Trochanteric bursitis is a common pain condition that frequently presents as pain in the lateral hip and may radiate down the leg (mimicking sciatica). The trochanteric bursa lies between the greater trochanter and the tendon of the gluteus medius and the iliotibial tract. Pain is distinct and well localized to the area over the trochanter. Trochanteric bursitis may be hallmarked by an inability to sleep on the side of the affected hip.

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Headaches & Migraines


Headaches are among the most common reasons for a medical visit. 90% of people experience at least 1 headache per year and it is estimated that at least 45 million Americans suffer from chronic headaches. You should make an appointment to see your doctor if you are experiencing more than 1 or 2 headaches per month or if you have any of the warning signs listed below.

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IT Band Pain


Iliotibial band (ITB) pain syndrome is an overuse injury involving the connective tissue that are located on the outer part of the thigh and knee. The iliotibial band (IT band) is a thick band that originates at the iliac crest and runs in the outer portion of thigh and crosses the knee and attaches to the top part of the shin bone (tibia).

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Interstitial Cystitis Related Pain


Interstitial cystitis (IC) is a condition that results in recurring discomfort or pain in the bladder and the surrounding pelvic region. Because the most prevalent symptom of IC is bladder pain, it is often referred to as painful bladder syndrome (PBS).

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Joint Pain


Joints are ubiquitous in the human body as they are involved in movement of the spine and extremity. Joints play a crucial role in the kinematics of the human body as they are involved with movement and also help in unloading sheer pressure and weight of the body.

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Lumbar Disc Herniation


Disc degeneration or acute injury can cause the nucleus to herniate into the spinal canal or the neural foramen.

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Lumbar Muscle Spasms


Muscle spasms are painful, involuntary skeletal muscle contractions associated with abnormal electrical activity.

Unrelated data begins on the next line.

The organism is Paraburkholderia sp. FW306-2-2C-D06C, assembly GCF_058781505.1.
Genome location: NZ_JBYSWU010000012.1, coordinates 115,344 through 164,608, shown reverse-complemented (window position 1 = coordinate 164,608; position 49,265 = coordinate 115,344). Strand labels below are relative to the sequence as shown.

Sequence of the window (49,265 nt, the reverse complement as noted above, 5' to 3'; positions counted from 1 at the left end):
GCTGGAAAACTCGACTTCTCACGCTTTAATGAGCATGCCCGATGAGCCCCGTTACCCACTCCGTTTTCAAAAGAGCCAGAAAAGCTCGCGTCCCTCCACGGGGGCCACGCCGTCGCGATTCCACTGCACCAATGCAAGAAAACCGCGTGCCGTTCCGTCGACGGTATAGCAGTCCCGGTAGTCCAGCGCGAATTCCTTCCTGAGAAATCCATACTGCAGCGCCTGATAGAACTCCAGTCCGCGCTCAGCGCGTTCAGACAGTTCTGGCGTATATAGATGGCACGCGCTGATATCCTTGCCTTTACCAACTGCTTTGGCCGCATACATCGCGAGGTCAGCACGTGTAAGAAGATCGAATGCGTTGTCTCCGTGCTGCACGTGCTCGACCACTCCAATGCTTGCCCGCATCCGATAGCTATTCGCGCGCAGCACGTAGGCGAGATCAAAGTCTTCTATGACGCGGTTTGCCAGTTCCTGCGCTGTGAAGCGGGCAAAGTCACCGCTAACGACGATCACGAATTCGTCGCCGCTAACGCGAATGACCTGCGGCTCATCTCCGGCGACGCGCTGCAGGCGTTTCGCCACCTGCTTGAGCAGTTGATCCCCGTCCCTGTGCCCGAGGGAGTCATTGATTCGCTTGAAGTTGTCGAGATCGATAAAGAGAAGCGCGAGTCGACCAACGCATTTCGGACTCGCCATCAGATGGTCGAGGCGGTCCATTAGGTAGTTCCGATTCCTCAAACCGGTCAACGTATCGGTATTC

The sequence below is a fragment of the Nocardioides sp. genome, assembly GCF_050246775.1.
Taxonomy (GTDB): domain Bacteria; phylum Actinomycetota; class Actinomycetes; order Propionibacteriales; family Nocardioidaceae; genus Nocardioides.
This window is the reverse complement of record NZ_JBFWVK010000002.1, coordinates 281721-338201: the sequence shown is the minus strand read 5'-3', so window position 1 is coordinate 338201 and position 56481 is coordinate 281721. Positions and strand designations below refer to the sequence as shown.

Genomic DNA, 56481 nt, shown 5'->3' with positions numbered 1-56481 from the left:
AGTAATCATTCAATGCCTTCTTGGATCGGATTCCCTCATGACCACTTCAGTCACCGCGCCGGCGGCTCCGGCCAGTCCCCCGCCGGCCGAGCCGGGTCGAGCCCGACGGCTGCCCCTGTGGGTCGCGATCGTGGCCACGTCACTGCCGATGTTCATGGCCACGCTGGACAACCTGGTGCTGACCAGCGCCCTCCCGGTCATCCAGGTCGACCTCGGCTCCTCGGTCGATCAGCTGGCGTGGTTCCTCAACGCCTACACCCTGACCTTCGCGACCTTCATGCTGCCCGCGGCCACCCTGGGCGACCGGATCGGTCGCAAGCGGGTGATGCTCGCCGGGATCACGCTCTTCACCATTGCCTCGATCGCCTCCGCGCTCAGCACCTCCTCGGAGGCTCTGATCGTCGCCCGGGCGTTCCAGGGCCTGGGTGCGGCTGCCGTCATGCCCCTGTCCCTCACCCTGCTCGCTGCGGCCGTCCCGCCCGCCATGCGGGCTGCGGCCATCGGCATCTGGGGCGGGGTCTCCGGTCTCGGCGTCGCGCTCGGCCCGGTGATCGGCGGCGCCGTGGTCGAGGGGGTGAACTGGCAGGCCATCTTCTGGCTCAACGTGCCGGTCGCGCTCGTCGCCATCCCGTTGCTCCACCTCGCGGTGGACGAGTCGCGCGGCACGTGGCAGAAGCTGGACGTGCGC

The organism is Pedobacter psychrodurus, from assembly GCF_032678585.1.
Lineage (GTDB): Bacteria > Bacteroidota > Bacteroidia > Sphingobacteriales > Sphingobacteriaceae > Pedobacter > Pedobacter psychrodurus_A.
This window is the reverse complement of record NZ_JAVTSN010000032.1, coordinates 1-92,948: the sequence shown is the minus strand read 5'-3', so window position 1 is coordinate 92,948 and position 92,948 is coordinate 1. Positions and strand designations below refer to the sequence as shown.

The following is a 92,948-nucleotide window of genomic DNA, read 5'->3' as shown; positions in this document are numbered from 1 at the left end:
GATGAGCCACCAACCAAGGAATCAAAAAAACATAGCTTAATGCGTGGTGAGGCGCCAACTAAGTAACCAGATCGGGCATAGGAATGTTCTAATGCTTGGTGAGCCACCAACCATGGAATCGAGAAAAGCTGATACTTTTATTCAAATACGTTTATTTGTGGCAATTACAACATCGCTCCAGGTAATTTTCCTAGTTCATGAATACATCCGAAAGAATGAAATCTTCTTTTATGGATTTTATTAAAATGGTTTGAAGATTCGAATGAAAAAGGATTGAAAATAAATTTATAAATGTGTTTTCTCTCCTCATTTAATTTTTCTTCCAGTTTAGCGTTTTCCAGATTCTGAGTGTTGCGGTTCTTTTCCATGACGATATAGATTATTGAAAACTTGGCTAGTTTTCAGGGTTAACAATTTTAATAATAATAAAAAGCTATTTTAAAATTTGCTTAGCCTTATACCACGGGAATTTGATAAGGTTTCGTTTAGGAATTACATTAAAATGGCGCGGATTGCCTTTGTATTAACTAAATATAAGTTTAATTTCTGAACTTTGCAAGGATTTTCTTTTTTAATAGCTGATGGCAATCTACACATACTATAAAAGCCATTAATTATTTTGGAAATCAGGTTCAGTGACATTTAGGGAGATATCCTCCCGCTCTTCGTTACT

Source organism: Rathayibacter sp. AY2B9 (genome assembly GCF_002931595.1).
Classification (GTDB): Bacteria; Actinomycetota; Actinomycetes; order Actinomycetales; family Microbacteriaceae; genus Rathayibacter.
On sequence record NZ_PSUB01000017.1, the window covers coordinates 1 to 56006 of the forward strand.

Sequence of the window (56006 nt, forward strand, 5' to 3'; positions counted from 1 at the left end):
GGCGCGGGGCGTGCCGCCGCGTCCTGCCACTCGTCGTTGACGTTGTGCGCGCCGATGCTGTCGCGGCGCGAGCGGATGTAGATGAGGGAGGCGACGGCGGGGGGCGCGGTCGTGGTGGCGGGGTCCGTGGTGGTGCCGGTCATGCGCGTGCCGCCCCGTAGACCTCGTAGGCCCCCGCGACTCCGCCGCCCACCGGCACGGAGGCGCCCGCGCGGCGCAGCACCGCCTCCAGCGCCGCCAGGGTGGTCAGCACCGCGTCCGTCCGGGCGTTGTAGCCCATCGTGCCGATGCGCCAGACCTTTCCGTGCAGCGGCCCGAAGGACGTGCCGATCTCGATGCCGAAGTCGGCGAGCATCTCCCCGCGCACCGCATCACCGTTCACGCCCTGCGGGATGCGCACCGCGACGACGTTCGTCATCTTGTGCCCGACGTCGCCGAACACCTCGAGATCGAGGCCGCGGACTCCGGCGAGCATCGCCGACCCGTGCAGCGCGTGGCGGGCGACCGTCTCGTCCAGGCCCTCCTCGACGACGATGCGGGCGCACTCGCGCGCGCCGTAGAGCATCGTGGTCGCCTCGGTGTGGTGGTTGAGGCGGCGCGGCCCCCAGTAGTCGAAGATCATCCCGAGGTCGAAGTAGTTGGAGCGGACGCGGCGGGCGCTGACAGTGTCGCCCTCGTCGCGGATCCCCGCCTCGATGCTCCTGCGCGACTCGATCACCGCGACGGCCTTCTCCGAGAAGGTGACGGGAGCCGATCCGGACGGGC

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Lumbar Radiculopathy


Radiculopathy is dysfunction of a spinal nerve root (or roots) that results in pain, numbness, tingling, or weakness in either your arm or leg depending on which nerve root(s) are involved. When radiculopathy is present in the lumbar nerve roots, it produces sciatica; in the cervical nerve roots, it produces pain, numbness, tingling, and weakness in the shoulder, arm, wrist, and hands.

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Medial and Lateral Epicondylitis


Medial epicondylitis, also known as golfer’s elbow or Little Leaguer’s elbow (children) is caused by repetitive micro-trauma to the flexor tendons of the forearm. Tennis elbow also known as lateral epicondylitis, is caused by repetitive micro-trauma to the extensor tendons of the forearm. Generally, this condition is caused by repetitive activities that include hand grasping or high torque wrist turning which place pressure on the extensor tendons.

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Muscle Spasms


Muscle spasms are painful, involuntary skeletal muscle contractions associated with abnormal electrical activity.

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Osteoarthritis and Lumbar Facet Arthritis


Osteoarthritis is the most common form and is due to the normal “wear-and-tear” of the joint due to our daily activities. Over time, normal use of our joints causes the cartilage at the end of the bone to wear down (like the wearing down of the tread on your tires). As the cartilage wears away, there is more friction, which leads to inflammation. Eventually, the cartilage can completely wear away, leading to “bone-on-bone” conditions, which can be extremely painful.

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Patellar Tendonitis